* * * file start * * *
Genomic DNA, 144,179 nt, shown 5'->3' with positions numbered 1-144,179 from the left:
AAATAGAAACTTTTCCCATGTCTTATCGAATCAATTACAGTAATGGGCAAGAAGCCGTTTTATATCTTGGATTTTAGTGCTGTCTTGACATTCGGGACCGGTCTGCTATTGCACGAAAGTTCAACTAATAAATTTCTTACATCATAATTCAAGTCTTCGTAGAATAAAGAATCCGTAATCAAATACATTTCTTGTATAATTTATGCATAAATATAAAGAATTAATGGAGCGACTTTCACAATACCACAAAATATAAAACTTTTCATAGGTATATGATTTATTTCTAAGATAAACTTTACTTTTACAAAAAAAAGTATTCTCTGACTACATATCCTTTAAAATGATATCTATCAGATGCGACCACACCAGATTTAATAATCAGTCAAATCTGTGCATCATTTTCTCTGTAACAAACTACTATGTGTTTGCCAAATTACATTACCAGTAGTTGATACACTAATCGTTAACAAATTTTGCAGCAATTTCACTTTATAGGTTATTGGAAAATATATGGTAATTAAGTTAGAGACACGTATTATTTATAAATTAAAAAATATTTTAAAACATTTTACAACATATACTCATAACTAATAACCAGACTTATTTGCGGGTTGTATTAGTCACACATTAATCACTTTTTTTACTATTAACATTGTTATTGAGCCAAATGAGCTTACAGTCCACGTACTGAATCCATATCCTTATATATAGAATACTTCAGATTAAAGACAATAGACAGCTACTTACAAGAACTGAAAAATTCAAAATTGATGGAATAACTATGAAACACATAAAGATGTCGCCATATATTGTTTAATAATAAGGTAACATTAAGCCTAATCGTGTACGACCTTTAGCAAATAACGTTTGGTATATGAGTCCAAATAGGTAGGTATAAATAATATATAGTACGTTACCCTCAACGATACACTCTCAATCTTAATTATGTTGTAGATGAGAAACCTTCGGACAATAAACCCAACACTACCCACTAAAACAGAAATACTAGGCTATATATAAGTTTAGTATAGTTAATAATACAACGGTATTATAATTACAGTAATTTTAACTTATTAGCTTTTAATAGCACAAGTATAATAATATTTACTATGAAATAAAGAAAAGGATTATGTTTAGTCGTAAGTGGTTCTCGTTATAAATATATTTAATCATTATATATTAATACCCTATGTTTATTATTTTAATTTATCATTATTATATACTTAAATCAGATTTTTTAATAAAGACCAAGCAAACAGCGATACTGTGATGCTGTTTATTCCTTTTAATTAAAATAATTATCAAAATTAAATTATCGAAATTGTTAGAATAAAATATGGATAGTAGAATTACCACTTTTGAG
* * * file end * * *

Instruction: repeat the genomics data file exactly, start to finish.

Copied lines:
Genomic DNA, 144,179 nt, shown 5'->3' with positions numbered 1-144,179 from the left:
AAATAGAAACTTTTCCCATGTCTTATCGAATCAATTACAGTAATGGGCAAGAAGCCGTTTTATATCTTGGATTTTAGTGCTGTCTTGACATTCGGGACCGGTCTGCTATTGCACGAAAGTTCAACTAATAAATTTCTTACATCATAATTCAAGTCTTCGTAGAATAAAGAATCCGTAATCAAATACATTTCTTGTATAATTTATGCATAAATATAAAGAATTAATGGAGCGACTTTCACAATACCACAAAATATAAAACTTTTCATAGGTATATGATTTATTTCTAAGATAAACTTTACTTTTACAAAAAAAAGTATTCTCTGACTACATATCCTTTAAAATGATATCTATCAGATGCGACCACACCAGATTTAATAATCAGTCAAATCTGTGCATCATTTTCTCTGTAACAAACTACTATGTGTTTGCCAAATTACATTACCAGTAGTTGATACACTAATCGTTAACAAATTTTGCAGCAATTTCACTTTATAGGTTATTGGAAAATATATGGTAATTAAGTTAGAGACACGTATTATTTATAAATTAAAAAATATTTTAAAACATTTTACAACATATACTCATAACTAATAACCAGACTTATTTGCGGGTTGTATTAGTCACACATTAATCACTTTTTTTACTATTAACATTGTTATTGAGCCAAATGAGCTTACAGTCCACGTACTGAATCCATATCCTTATATATAGAATACTTCAGATTAAAGACAATAGACAGCTACTTACAAGAACTGAAAAATTCAAAATTGATGGAATAACTATGAAACACATAAAGATGTCGCCATATATTGTTTAATAATAAGGTAACATTAAGCCTAATCGTGTACGACCTTTAGCAAATAACGTTTGGTATATGAGTCCAAATAGGTAGGTATAAATAATATATAGTACGTTACCCTCAACGATACACTCTCAATCTTAATTATGTTGTAGATGAGAAACCTTCGGACAATAAACCCAACACTACCCACTAAAACAGAAATACTAGGCTATATATAAGTTTAGTATAGTTAATAATACAACGGTATTATAATTACAGTAATTTTAACTTATTAGCTTTTAATAGCACAAGTATAATAATATTTACTATGAAATAAAGAAAAGGATTATGTTTAGTCGTAAGTGGTTCTCGTTATAAATATATTTAATCATTATATATTAATACCCTATGTTTATTATTTTAATTTATCATTATTATATACTTAAATCAGATTTTTTAATAAAGACCAAGCAAACAGCGATACTGTGATGCTGTTTATTCCTTTTAATTAAAATAATTATCAAAATTAAATTATCGAAATTGTTAGAATAAAATATGGATAGTAGAATTACCACTTTTGAG